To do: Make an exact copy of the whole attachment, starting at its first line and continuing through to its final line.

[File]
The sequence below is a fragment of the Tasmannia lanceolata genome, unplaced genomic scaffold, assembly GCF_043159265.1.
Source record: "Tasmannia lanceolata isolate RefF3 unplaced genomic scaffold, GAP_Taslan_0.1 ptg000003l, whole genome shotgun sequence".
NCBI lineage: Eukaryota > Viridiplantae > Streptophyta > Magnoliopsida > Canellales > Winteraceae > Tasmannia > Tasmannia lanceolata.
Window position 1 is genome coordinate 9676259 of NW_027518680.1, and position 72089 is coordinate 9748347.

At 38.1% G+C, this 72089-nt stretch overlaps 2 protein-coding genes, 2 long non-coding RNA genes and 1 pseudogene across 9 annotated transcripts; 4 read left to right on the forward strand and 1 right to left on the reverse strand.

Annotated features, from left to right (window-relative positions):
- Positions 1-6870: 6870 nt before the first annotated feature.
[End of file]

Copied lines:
The sequence below is a fragment of the Tasmannia lanceolata genome, unplaced genomic scaffold, assembly GCF_043159265.1.
Source record: "Tasmannia lanceolata isolate RefF3 unplaced genomic scaffold, GAP_Taslan_0.1 ptg000003l, whole genome shotgun sequence".
NCBI lineage: Eukaryota > Viridiplantae > Streptophyta > Magnoliopsida > Canellales > Winteraceae > Tasmannia > Tasmannia lanceolata.
Window position 1 is genome coordinate 9676259 of NW_027518680.1, and position 72089 is coordinate 9748347.

At 38.1% G+C, this 72089-nt stretch overlaps 2 protein-coding genes, 2 long non-coding RNA genes and 1 pseudogene across 9 annotated transcripts; 4 read left to right on the forward strand and 1 right to left on the reverse strand.

Annotated features, from left to right (window-relative positions):
- Positions 1-6870: 6870 nt before the first annotated feature.